When will they ever learn? Fleeing the police in a vehicle never ends well for the numbskull driving the vehicle or the passengers in the vehicle.
Eight times out of 10, the chase ends with the fleeing driver in handcuffs on his or her way to jail. Two out of 10 times, the driver and his passengers end up hospitalized or dead after wrapping the vehicle around a stout tree or telephone pole and for what. A failed effort to avoid a traffic citation? Sometimes.
Usually, however, the driver of the fleeing vehicle is guilty of having committed another, more serious crime, such as possessing illegal drugs or other contraband. He or she is willing to risk the inherent dangers of a vehicle chase to avoid imminent arrest on other charges.
Such was the case Sept. 24 when Killeen police responded to a shoplifting complaint and encountered a suspicious male in the parking lot. When police attempted to stop the suspect, he fled in a Dodge pickup, reaching speeds of up to 100 mph as he headed toward Copperas Cove. The suspect was ultimately stopped and arrested in Cove. Fortunately in this case, no one was injured and there was no property damage. Under Texas law, evading arrest in a vehicle is a state jail felony, punishable by six months to two years in a state facility.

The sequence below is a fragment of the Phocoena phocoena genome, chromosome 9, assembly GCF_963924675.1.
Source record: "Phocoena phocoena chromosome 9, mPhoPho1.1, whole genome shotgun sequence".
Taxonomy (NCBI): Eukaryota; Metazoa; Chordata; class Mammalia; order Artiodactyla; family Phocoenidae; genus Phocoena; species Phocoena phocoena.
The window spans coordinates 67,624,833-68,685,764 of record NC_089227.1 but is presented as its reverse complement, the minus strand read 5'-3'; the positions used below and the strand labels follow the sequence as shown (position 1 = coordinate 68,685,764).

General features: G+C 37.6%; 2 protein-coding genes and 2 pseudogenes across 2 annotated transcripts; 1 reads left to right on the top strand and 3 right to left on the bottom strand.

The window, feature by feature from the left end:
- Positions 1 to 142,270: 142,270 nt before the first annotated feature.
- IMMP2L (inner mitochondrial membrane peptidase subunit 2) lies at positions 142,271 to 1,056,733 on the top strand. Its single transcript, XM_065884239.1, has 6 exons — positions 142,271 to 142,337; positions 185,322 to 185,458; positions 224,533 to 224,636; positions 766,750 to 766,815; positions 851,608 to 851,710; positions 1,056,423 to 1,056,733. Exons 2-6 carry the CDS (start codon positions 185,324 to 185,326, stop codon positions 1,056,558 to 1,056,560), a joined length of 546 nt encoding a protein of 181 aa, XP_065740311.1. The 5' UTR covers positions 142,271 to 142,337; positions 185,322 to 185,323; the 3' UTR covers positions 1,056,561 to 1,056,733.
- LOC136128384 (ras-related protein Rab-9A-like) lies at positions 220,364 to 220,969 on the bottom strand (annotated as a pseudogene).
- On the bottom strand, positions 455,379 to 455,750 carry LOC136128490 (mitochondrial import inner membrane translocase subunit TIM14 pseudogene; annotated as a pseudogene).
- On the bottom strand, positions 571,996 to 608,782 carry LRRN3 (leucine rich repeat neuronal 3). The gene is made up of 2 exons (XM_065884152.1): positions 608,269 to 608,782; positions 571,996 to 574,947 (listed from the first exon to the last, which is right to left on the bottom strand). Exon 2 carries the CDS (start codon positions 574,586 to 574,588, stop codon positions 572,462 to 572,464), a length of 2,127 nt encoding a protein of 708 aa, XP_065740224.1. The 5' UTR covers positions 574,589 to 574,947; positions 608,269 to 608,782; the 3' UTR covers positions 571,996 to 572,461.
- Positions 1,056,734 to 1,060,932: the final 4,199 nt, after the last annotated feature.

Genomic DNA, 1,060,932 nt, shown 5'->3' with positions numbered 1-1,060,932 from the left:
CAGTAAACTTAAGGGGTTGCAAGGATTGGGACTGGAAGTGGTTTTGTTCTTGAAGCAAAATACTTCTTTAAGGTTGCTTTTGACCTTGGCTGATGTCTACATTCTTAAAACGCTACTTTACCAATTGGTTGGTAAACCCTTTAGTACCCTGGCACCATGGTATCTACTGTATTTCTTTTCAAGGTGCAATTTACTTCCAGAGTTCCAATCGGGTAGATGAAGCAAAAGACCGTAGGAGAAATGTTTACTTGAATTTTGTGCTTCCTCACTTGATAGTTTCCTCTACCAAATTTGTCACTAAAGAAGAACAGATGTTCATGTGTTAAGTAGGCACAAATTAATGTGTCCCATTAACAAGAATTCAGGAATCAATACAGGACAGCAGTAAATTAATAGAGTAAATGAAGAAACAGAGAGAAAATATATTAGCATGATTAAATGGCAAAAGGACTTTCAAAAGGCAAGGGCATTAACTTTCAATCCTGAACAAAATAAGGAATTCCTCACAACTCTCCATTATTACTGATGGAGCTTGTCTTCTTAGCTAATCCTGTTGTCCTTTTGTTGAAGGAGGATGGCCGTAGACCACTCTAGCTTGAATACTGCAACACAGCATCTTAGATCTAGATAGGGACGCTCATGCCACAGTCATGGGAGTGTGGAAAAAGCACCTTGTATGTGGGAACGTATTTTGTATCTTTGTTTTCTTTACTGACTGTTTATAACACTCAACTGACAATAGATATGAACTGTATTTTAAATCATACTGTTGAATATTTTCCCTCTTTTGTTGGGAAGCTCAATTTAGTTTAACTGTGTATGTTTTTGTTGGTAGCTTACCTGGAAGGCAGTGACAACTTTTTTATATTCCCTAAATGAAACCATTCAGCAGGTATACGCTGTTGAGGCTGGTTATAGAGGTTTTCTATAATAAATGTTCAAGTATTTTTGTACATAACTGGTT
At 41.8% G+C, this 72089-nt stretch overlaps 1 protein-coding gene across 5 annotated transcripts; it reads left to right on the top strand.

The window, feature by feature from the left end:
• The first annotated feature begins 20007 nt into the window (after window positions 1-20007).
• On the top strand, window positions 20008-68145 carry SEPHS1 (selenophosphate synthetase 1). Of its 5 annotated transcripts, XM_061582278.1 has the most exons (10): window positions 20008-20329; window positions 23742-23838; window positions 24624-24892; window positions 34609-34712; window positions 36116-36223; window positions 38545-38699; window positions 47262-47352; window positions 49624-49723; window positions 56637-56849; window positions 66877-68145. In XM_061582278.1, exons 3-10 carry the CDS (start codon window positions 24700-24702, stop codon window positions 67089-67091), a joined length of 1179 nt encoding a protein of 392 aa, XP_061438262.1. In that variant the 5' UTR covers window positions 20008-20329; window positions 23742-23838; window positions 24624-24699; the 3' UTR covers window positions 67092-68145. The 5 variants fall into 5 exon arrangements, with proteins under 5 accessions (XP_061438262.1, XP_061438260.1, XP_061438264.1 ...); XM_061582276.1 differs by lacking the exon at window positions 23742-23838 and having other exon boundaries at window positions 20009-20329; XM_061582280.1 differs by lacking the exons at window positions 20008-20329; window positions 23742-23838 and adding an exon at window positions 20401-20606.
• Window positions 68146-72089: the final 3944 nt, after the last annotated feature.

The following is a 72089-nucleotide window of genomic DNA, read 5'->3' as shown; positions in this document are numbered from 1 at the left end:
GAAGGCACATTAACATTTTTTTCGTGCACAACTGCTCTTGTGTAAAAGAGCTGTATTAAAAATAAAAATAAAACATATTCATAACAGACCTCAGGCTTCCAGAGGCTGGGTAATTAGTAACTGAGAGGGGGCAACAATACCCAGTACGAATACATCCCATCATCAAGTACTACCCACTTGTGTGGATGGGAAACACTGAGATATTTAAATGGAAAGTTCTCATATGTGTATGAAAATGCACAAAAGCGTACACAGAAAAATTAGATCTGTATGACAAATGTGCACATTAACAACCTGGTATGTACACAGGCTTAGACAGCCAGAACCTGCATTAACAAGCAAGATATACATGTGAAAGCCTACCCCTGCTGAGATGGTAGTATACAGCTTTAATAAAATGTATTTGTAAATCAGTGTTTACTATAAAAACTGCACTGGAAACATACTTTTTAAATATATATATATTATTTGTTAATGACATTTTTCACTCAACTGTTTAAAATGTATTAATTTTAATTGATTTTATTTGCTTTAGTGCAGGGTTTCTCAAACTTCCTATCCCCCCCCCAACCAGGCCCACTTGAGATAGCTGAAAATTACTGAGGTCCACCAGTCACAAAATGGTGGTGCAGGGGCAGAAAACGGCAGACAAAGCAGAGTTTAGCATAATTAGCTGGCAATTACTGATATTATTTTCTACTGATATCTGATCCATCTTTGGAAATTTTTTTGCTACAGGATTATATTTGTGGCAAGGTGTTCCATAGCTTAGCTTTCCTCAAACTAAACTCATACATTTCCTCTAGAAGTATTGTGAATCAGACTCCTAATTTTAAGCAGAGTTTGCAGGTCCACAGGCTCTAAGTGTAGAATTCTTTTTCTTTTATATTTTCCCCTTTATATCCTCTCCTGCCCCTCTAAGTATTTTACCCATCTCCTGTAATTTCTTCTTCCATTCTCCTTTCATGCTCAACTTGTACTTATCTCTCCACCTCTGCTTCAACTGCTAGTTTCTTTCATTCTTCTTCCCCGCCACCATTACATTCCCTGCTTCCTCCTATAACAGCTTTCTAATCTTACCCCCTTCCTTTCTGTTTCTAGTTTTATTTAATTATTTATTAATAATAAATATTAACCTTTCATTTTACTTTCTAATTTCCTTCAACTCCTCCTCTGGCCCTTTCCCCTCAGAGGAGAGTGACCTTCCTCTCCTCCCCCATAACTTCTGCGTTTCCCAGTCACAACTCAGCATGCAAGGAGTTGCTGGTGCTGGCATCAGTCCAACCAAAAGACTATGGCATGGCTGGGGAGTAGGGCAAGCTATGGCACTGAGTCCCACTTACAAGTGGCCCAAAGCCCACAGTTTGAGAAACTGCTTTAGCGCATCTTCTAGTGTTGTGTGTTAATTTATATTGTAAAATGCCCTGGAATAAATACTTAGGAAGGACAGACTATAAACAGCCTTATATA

The punishment upon conviction of this crime is severe for a purpose. Foremost is the legislature’s effort to impose a deterrent to those who feel it is worthwhile to place the safety of the general public in peril to avoid a citation for a misdemeanor traffic violation. Secondly, it is intended to punish the fool who does it.
Frankly, considering the potential for disaster inherent to vehicle chases, I don’t think the punishment range is sufficiently severe. Innocent people die during these imbecilic episodes.
Once the chaser has a description of the fleeing driver’s vehicle, a description of the driver and even a partial license plate identification, there is nowhere the driver can hide, either during the chase or during the inevitable subsequent investigation. No vehicle is faster than the police communications radio.
- Jury duty scam
And it’s back. The jury duty scam has returned to central Texas. While scams of all description are highly mobile, they inevitably return to fertile grounds. Most susceptible to these con games are the elderly and those unknowledgeable of government functions.
So far, Bell County has been the target of this scam. But as it grows mold there, it will get legs and move to Coryell County.
A man calls residents to say they missed a jury summons and are being fined for the failure. The underlying threat is that a fine must be paid or an arrest will ensue. Victims of this scam are instructed to obtain a money order with further instruction on how and where to send it.
The caller identifies himself as a deputy sheriff, and uses the names Watts, Washington and Watson. Other names also may be used.
No governmental agency will ever contact residents by phone for any legitimate collection purposes. Do not fall for these unscrupulous tactics. If you receive calls of this nature, do not respond. Hang up and notify local law enforcement.